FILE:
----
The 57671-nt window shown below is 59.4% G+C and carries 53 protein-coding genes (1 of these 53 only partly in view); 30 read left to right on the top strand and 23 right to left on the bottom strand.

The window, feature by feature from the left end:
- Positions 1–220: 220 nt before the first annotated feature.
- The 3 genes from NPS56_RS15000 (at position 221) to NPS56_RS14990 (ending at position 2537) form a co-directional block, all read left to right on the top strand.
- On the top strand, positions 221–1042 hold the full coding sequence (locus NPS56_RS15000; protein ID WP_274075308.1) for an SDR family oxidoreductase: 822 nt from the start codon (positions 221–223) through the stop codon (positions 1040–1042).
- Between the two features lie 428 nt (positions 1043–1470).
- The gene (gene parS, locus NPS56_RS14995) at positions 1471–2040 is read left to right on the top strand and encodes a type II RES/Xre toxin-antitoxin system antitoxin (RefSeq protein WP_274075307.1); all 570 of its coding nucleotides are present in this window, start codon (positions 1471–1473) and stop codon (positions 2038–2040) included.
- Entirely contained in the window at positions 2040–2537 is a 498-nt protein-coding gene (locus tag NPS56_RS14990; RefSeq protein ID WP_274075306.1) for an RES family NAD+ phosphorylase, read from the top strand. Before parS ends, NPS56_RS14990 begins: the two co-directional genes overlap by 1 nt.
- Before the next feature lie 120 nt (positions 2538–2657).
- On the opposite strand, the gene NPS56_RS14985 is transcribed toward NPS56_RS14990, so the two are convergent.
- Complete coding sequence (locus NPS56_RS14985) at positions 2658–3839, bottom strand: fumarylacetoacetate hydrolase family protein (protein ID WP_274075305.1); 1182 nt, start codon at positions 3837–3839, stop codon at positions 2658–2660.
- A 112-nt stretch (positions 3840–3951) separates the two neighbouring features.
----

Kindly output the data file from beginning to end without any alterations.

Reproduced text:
The 57671-nt window shown below is 59.4% G+C and carries 53 protein-coding genes (1 of these 53 only partly in view); 30 read left to right on the top strand and 23 right to left on the bottom strand.

The window, feature by feature from the left end:
- Positions 1–220: 220 nt before the first annotated feature.
- The 3 genes from NPS56_RS15000 (at position 221) to NPS56_RS14990 (ending at position 2537) form a co-directional block, all read left to right on the top strand.
- On the top strand, positions 221–1042 hold the full coding sequence (locus NPS56_RS15000; protein ID WP_274075308.1) for an SDR family oxidoreductase: 822 nt from the start codon (positions 221–223) through the stop codon (positions 1040–1042).
- Between the two features lie 428 nt (positions 1043–1470).
- The gene (gene parS, locus NPS56_RS14995) at positions 1471–2040 is read left to right on the top strand and encodes a type II RES/Xre toxin-antitoxin system antitoxin (RefSeq protein WP_274075307.1); all 570 of its coding nucleotides are present in this window, start codon (positions 1471–1473) and stop codon (positions 2038–2040) included.
- Entirely contained in the window at positions 2040–2537 is a 498-nt protein-coding gene (locus tag NPS56_RS14990; RefSeq protein ID WP_274075306.1) for an RES family NAD+ phosphorylase, read from the top strand. Before parS ends, NPS56_RS14990 begins: the two co-directional genes overlap by 1 nt.
- Before the next feature lie 120 nt (positions 2538–2657).
- On the opposite strand, the gene NPS56_RS14985 is transcribed toward NPS56_RS14990, so the two are convergent.
- Complete coding sequence (locus NPS56_RS14985) at positions 2658–3839, bottom strand: fumarylacetoacetate hydrolase family protein (protein ID WP_274075305.1); 1182 nt, start codon at positions 3837–3839, stop codon at positions 2658–2660.
- A 112-nt stretch (positions 3840–3951) separates the two neighbouring features.